Lars Boom of Belkin has won a dramatic Stage 5 of the Tour de France at Arenberg-Porte de Hainaut on an afternoon when Team Sky’s Chris Froome’s defence of his title came to an end as he abandoned the race after crashing twice. Race leader Vincenzo Nibali of Astana, winner of Stage 2 to Sheffield on Sunday, put more than two minutes into the man who is now his chief rival for the overall title, Tinkoff-Saxo’s Alberto Contador.
It’s too early to say whether Nibali, a past winner of the Vuelta and Giro d'Italua, can emulate the Spaniard in winning all three Grand Tours – Contador is one of only five riders to have done so – but the Italian now appears in control of the race.
Nibali rolled across the line in third place along with his team mate Jakob Fuglsang,who took second, both of them 19 seconds down on Boom but, crucially, around two and a half minutes ahead of Contador. The two Astana riders had got away from a select front group together with team mate Lieuwe Westra with more than 12 kilometres of the 152.5km stage from Ypres.
Only Boom was able to go with them from a select front group of around 15 riders which contained two of the world’s finest Classics riders – Trek Factory Racing’s Fabian Cancellara and Cannondale Pro Cycling’s Peter Sagan, who in finishing fourth tightened his grip on the points jersey he has won for the past two years.
The Belkin rider Boom, a former world cyclo-cross champion – a useful background, given today’s rain and mud – and also a top-ten finisher at Paris-Roubaix, made his stage-winning move with around 5 kilometres remaing.
For Astana, however, the main goal instead of chasing the Dutchman down was for Nibali – one of the top GC riders when it comes to racing in the wet – to put as much time as possible into potential overall rivals, and Contador in particular, and they achieved it in style.
By the time the first of seven cobbled sections – none had been planned, but organisers decided to cut two of them on safety grounds this morning – arrived with a little under 70km remaining, Froome was no longer in the equation.
The Sky rider, nursing injuries from his crash yesterday, abandoned shortly before the cobbles of the Carrefour de l’Arbre section following his second crash on today’s rain-soaked roads as Cannondale forced the pace ahead of the first stretch of pavé.
That Team Sky’s efforts are now firmly behind Richie Porte was made clear by Geraint Thomas, a top ten finisher on the cobbles of both Paris-Roubaix and the Tour of Flanders this year, staying back to shepherd the Australian rather than being given the okay to go for the win himself.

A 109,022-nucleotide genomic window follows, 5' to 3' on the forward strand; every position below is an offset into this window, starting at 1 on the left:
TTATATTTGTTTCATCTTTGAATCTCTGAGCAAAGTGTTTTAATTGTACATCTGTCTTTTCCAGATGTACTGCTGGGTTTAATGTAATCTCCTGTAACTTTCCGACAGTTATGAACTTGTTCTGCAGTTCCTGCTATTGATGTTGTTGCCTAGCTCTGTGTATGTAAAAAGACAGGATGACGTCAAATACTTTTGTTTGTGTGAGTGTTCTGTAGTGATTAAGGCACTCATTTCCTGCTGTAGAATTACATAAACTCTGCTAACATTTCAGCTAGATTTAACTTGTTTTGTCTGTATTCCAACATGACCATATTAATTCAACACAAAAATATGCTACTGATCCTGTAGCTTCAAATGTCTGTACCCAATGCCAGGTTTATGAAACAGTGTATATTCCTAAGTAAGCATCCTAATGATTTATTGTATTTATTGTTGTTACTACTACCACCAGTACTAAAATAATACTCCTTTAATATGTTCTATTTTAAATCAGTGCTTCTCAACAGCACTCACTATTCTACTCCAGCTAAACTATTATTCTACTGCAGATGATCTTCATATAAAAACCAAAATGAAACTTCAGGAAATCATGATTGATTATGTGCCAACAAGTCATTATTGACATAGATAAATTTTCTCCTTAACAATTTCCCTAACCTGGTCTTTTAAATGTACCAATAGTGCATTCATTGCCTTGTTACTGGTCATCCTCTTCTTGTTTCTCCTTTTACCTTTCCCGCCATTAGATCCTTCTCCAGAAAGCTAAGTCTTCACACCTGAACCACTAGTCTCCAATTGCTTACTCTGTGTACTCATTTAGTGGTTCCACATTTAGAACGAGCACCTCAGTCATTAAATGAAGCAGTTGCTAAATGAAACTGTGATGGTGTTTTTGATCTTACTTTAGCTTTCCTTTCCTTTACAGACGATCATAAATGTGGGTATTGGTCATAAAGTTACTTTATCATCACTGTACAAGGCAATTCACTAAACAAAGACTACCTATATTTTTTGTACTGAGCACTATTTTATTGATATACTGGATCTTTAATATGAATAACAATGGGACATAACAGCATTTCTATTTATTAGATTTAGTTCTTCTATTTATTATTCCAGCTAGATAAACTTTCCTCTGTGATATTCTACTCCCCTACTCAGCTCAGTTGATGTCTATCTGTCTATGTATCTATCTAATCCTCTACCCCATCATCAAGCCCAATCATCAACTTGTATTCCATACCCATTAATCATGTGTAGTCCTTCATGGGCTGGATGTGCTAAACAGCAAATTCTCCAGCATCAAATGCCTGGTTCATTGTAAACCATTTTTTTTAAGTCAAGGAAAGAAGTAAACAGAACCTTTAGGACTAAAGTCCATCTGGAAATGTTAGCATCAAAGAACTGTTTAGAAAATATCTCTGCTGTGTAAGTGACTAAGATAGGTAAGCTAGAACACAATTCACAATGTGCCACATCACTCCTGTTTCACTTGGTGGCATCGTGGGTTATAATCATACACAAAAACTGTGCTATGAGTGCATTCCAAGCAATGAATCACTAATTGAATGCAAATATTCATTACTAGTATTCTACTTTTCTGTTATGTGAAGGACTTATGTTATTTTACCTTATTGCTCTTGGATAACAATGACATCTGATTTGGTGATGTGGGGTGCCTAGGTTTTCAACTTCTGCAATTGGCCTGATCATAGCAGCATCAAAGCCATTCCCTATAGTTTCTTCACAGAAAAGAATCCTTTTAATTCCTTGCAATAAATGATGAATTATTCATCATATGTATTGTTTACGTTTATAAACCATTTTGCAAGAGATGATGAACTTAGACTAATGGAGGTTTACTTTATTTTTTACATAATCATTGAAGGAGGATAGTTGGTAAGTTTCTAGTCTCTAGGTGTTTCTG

There are still two and a half weeks of racing to go, but it’s Nibali, following his win in Yorkshire and his stellar performance today, who emerges from what had been seen as the two key stages of the opening week in the best shape of all those who will now fight for the vacant crown.
Stage winner and former world CX champion Lars Boom
This was an epic stage! For many years, I've dreamt of a wet Paris-Roubaix and I got what I wanted today at the Tour de France, exactly nine years after a Dutchman won a stage [Pieter Weening in Gerardmer], so it's all very very special. This is my most beautiful win.
It rained all day and the roads were extremely slippery. It was a crazy race with all the crashes but I stayed at the front, out of trouble. After the cobbled section number 8, the main group split and I said to my team-mate Sep Vanmarcke to go hard and split it more. Both of us rode away but Nibali was in a really good shape and he chose the right tactic.
This morning, when I saw the weather, I smiled a bit. I was relaxed and confident all day. In the last corner, when I looked back and realized that I was going to win, I was shaking my head because it was an amazing feeling. I've been unlucky earlier this year. I had a broken elbow. This win is what I needed for my career.
Race leader Vincenzo Nibali
I'm delighted with the outcome of today's stage. It was a really stressful day and a very hard race. I wasn't thinking of the yellow jersey. I was just focused on riding the best I could. I'm in good shape. I've prepared for this particular stage but the conditions today were very different from those I experienced when I came and ride on the cobbles. It was also a very different feeling as when we rode the ‘strade bianche' at the Giro d'Italia.
Here I managed to guide my bike much better. It was extremely slippery. I've lost some team-mates who slipped but at the end, it was still a great team work with Jakob Fuglsang and Lieuwe Westra who went in a breakaway to be able to help me in the finale as he fantastically did. It went all well.
I didn't think I would distance Contador so much today. But I'll keep my feet on the ground. I want to remain quiet. It's still a long way away with lots of mountains and everybody has seen today that crashes can happen.
Alberto Contador, who lost two and a half minutes to Nibali
It was a complicated day. We lost some time and we're certainly going to try and get some back in the days ahead. But the most important thing if that we finished the day without crashing. We now have to recuperate well.
Born in Scotland, Simon moved to London aged seven and now lives in the Oxfordshire Cotswolds with his miniature schnauzer, Elodie. He fell in love with cycling one Saturday morning in 1994 while living in Italy when Milan-San Remo went past his front door. A daily cycle commuter in London back before riding to work started to boom, he's been news editor at road.cc since 2009. Handily for work, he speaks French and Italian. He doesn't get to ride his Colnago as often as he'd like, and freely admits he's much more adept at cooking than fettling with bikes.